First there was VOXEL. Now, ETHOS.
It was a 2-project promise when we signed on to work with Google West Loop and their Main Lobby digital art installation initiative. While VOXEL relied solely on animation and graphic design work, ETHOS was a complete Banner team effort. The end result is a new take on timelapse photography prevalent in today’s industry.
By definition, Ethos is a Greek word meaning “character” and used to describe ideals that characterize a community. For our purposes, it refers to the spirit of a city (Chicago). We found creative inspiration showing this spirit in a more real, less tourism brochure way. It was a chance to get more intimate with a town that we interact with on a daily basis. Once we decided that Ethos was the way to go, it was a matter of executing the project in a way that aligned with Google’s cutting-edge culture.
The final product is displayed on a massive multi-foot wall comprised of millions of pixels. Any footage we used stood the risk of losing a lot of resolution to cover that entire space (layman’s terms: it was going to be a blurry mess). The creative minds of our graphics department determined that timelapses would solve this problem and the concept grew from there. The footage would be edited in an abstract way and visual design would really enhance the look and feel.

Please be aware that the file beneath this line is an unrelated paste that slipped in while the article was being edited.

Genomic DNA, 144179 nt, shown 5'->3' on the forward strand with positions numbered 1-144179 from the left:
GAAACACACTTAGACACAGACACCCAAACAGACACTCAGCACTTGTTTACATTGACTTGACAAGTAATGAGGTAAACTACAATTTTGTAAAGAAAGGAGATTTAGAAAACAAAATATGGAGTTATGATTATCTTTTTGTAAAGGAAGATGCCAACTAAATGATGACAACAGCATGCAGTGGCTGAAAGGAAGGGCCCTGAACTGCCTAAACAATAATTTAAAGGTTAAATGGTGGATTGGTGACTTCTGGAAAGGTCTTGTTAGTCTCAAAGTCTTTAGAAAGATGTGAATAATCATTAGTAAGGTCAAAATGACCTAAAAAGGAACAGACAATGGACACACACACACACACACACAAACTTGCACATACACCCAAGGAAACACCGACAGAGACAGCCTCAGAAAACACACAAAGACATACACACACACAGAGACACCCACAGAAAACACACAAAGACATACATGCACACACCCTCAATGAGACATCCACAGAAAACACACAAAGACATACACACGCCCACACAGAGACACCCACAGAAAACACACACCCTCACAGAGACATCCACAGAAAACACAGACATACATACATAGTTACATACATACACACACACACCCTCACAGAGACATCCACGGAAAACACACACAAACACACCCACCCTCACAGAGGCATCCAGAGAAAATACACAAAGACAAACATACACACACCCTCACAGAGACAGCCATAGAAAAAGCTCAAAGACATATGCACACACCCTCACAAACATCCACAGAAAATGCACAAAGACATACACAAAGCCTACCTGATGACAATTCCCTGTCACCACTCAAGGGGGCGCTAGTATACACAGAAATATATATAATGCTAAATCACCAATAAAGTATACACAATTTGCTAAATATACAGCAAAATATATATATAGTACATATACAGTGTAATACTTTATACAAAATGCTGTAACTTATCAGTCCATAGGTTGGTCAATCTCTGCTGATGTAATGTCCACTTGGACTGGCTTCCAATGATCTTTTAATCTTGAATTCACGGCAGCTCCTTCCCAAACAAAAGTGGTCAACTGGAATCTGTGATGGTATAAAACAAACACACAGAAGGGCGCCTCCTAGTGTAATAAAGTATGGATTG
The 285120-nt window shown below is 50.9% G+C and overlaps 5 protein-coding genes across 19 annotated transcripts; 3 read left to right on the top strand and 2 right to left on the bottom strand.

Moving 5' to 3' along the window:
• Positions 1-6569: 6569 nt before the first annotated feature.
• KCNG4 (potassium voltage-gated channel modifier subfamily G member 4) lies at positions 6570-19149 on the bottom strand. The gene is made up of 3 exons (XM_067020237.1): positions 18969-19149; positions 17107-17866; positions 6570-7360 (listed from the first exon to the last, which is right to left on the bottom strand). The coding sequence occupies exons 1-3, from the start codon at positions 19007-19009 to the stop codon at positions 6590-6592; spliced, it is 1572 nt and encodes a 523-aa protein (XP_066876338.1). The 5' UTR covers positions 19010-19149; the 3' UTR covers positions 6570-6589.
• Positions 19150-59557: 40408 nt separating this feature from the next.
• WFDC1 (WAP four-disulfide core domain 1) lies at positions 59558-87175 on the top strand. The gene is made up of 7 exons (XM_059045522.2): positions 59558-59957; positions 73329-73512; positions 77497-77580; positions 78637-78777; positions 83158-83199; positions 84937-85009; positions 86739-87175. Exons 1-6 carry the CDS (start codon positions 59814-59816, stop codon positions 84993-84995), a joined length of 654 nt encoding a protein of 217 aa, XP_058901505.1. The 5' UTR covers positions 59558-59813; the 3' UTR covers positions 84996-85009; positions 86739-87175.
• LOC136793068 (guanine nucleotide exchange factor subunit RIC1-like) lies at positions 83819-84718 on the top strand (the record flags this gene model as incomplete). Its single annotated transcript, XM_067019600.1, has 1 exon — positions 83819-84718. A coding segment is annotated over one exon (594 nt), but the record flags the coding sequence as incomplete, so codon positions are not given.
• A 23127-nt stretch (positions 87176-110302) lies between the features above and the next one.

Roughly 25 timelapses were filmed over the course of a calendar year and separated into two chapters: Winter and Summer. Locations were determined by detailed research of “parts unknown” and personal recommendations from locals. There are still some very iconic spots in our Ethos pieces, but they are shown in less recognizable conditions (Millennium Park Bean topped with snow during a winter storm). Every decision on the imagery that made the final cut was done with the mindset that we were showing Chicago in an atypical fashion.
To wrap it all up in a hip Google bow, our Motion Graphics department took all of the footage and worked their visual design magic. It was important to approach the editing process by addressing individual shots with a big picture mindset. “Important Aspect Number Two” was the presence of the Google brand, which the audience will recognize in the geometric and color details.
Putting this type of project together was a creatively enriching and new experience for the Banner staff that we thoroughly enjoyed. The architecture and special elements of each timelapse drove the animation and presented a unique challenge each time. Reflective elements allowed the designers to composite shapes into them so they looked like they were actually part of the real environment. The ultimate beauty of this concept is the intricacy of the details that allows someone to discover something new every time he watches the video.